Having the ability to change the weight of the clubhead allows players to build a club that has a swing weight that is perfect for each individual player. Swing weight is a very important aspect that most amateurs aren’t aware of. Players with slower swing speeds require clubs with lower swing weights, this is especially important later on in a round when players are tired, attempting to swing a club that is too heavy for you on those last 3 holes after being out in the sun the whole day is not the best idea.
Best Woods for Beginners
Beginners differ in terms of ability and skill but golfers that are new to the game tend to struggle with height and consistency. Drivers, fairway woods and hybrids can be adjusted in numerous ways to ensure optimal performance for beginners.
A wide variety of woods and hybrids are also available in offset options. Woods and hybrids that feature offset designs feature clubheads where the clubface is positioned behind the hosel of the club.
Offset woods and hybrids are ideal for beginners because the design of these clubs forces them to set up with their hands in front of the golf ball at address. A good setup gives the golfer a greater chance to square the clubface up at impact. That dreaded slice is a shot that all golfers dread, with the help of an offset wood you might be rid of that shot forever.
Best Woods for Low Handicappers
One doesn’t get a single figure handicap overnight, it is safe to say that low handicappers can hit a golf ball better than most. Low handicappers do however differ in terms of style of play and ball-striking ability. Some got their handicap down by being able to hit the golf ball a long way with their woods, others rely on their short game to shoot consistent low scores.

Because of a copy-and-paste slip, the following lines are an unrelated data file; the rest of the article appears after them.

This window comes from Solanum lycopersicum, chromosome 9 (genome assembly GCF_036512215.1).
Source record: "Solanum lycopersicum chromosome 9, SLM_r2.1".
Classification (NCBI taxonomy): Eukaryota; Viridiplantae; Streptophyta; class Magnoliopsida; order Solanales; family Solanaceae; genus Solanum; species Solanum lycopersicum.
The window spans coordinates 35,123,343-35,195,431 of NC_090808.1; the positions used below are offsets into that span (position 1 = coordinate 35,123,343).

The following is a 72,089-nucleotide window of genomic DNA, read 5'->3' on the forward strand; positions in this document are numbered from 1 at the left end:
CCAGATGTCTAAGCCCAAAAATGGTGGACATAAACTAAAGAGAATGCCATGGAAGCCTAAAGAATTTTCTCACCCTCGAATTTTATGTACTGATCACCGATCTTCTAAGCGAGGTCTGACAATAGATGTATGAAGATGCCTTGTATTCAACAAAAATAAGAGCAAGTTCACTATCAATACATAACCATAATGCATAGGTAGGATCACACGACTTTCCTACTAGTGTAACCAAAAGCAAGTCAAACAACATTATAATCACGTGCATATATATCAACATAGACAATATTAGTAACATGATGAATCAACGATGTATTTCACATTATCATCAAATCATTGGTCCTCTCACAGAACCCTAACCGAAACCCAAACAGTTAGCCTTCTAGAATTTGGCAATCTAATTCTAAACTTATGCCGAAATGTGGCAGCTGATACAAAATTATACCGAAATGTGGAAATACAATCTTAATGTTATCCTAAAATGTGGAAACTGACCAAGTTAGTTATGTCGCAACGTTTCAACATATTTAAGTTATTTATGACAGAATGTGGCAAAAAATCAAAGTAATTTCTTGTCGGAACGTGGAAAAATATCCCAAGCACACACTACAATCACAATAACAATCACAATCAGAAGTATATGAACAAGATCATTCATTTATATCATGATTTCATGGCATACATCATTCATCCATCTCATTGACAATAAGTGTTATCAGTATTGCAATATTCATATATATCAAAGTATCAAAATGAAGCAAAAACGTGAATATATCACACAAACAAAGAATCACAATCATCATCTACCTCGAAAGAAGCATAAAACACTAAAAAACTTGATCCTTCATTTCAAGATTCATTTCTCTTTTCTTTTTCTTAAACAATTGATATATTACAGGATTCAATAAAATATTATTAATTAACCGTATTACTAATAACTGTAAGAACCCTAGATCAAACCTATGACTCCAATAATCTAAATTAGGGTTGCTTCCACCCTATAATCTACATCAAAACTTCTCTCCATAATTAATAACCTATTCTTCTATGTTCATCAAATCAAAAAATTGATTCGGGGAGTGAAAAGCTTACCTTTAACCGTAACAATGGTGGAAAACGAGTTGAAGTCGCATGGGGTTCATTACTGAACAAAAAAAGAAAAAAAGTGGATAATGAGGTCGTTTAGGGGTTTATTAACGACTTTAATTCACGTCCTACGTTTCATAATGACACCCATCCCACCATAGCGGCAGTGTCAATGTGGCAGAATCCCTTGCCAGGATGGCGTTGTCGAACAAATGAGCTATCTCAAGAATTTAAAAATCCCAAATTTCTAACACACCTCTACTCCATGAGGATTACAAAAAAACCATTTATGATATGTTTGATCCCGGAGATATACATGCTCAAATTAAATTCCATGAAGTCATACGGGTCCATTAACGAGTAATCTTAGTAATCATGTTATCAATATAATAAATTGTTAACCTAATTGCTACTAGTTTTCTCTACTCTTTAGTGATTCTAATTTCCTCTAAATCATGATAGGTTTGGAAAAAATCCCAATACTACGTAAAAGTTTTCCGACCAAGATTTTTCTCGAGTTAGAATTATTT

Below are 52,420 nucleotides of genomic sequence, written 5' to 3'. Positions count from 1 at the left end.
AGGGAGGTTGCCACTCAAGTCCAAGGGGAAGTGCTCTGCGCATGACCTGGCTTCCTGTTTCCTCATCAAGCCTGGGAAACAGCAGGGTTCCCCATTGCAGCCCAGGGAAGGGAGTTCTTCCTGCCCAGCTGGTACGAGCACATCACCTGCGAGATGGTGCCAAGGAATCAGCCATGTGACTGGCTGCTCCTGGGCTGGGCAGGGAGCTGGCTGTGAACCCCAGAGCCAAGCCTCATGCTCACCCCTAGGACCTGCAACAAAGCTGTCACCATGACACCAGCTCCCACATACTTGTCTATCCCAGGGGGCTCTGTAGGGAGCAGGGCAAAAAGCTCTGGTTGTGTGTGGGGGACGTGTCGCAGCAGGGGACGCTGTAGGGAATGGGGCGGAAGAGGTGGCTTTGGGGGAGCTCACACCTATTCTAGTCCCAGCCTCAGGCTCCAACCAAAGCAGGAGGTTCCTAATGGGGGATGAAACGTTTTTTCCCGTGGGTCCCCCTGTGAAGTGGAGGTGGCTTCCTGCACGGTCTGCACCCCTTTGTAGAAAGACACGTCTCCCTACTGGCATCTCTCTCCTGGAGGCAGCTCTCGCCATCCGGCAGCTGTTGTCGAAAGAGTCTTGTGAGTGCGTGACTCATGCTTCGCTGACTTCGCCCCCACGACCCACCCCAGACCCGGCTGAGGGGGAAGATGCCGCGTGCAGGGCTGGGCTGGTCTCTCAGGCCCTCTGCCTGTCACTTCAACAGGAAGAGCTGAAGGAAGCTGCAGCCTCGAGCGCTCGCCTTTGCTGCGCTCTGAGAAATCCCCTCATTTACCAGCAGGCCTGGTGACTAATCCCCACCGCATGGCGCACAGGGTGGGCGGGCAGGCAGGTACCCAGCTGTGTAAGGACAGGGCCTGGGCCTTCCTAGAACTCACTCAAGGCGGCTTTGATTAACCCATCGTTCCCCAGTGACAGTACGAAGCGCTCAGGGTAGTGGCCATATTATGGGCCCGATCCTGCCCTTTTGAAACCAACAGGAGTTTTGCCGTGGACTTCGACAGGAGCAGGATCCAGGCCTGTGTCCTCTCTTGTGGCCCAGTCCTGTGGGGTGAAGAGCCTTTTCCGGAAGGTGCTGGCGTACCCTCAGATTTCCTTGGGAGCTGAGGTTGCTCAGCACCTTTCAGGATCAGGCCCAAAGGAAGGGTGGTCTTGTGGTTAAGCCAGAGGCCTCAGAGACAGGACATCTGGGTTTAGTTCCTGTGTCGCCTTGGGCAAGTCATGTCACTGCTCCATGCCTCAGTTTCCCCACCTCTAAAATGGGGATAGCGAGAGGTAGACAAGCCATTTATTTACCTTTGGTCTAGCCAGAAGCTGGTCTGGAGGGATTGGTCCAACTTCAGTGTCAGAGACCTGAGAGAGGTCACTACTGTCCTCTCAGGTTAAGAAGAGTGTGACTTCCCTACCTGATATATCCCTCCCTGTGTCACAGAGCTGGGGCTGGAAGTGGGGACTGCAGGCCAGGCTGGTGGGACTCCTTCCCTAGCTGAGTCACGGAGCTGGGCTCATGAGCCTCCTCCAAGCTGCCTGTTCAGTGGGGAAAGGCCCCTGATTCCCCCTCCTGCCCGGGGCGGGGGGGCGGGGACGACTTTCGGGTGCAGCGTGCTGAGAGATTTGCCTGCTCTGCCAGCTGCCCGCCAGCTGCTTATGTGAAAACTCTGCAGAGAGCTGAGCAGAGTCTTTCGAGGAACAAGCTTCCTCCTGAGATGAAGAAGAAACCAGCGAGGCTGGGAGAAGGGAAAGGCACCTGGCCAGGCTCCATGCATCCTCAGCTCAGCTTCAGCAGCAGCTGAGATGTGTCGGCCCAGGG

How many woods you carry in your golf bag and the importance of your wood play will differ depending on which golfer you are out of the two mentioned scenarios. If you are the long-hitting golfer you will probably carry a driver and one other wood or hybrid in your bag, on the contrary, short hitters will normally replace their long irons with fairway woods or hybrids.
For low handicap golfers, it is important to play with woods that optimizes distance, accuracy, and consistency. To shoot rounds in the ’70s regularly consistency off the tee and distance control on approach shots are a must. Every golfer has different needs, make sure to opt for a wood setup that suits your golf game.
The 3 most popular types of golf woods are drivers, fairway woods and hybrids. Each of these wood types features different design characteristics. Good ball strikers will normally carry a driver and 1 fairway wood or hybrid in their bag, on the contrary beginners and players with slower swing speeds will opt for a driver and a plethora of either fairway woods and hybrids to replace their hard to hit long irons.
There is no right or wrong as to which woods you should have in your bag, at the end of the day it comes down to your golf game and what’s most suitable to your individual golf swing.
This article was last updated on September 1, 2020 .